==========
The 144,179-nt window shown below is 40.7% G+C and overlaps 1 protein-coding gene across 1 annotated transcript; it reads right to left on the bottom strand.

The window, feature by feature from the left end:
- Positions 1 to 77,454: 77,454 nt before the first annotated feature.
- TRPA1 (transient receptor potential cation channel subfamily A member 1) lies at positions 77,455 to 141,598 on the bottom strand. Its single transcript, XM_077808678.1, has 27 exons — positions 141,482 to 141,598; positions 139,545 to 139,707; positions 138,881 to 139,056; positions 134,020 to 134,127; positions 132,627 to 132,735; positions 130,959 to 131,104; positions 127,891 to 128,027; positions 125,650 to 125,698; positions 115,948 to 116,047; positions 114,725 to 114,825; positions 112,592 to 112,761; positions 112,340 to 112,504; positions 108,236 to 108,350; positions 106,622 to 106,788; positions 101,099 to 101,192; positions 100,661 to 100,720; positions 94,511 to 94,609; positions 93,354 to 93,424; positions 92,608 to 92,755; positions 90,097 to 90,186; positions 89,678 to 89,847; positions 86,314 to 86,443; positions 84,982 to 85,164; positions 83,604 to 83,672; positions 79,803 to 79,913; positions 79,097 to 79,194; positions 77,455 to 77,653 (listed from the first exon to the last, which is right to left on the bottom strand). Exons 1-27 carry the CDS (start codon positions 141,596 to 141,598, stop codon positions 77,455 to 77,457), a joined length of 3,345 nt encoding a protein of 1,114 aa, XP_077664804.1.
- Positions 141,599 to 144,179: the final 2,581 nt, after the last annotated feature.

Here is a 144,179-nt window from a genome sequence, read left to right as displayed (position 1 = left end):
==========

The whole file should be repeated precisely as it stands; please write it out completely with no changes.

The 144,179-nt window shown below is 40.7% G+C and overlaps 1 protein-coding gene across 1 annotated transcript; it reads right to left on the bottom strand.

The window, feature by feature from the left end:
- Positions 1 to 77,454: 77,454 nt before the first annotated feature.
- TRPA1 (transient receptor potential cation channel subfamily A member 1) lies at positions 77,455 to 141,598 on the bottom strand. Its single transcript, XM_077808678.1, has 27 exons — positions 141,482 to 141,598; positions 139,545 to 139,707; positions 138,881 to 139,056; positions 134,020 to 134,127; positions 132,627 to 132,735; positions 130,959 to 131,104; positions 127,891 to 128,027; positions 125,650 to 125,698; positions 115,948 to 116,047; positions 114,725 to 114,825; positions 112,592 to 112,761; positions 112,340 to 112,504; positions 108,236 to 108,350; positions 106,622 to 106,788; positions 101,099 to 101,192; positions 100,661 to 100,720; positions 94,511 to 94,609; positions 93,354 to 93,424; positions 92,608 to 92,755; positions 90,097 to 90,186; positions 89,678 to 89,847; positions 86,314 to 86,443; positions 84,982 to 85,164; positions 83,604 to 83,672; positions 79,803 to 79,913; positions 79,097 to 79,194; positions 77,455 to 77,653 (listed from the first exon to the last, which is right to left on the bottom strand). Exons 1-27 carry the CDS (start codon positions 141,596 to 141,598, stop codon positions 77,455 to 77,457), a joined length of 3,345 nt encoding a protein of 1,114 aa, XP_077664804.1.
- Positions 141,599 to 144,179: the final 2,581 nt, after the last annotated feature.

Here is a 144,179-nt window from a genome sequence, read left to right as displayed (position 1 = left end):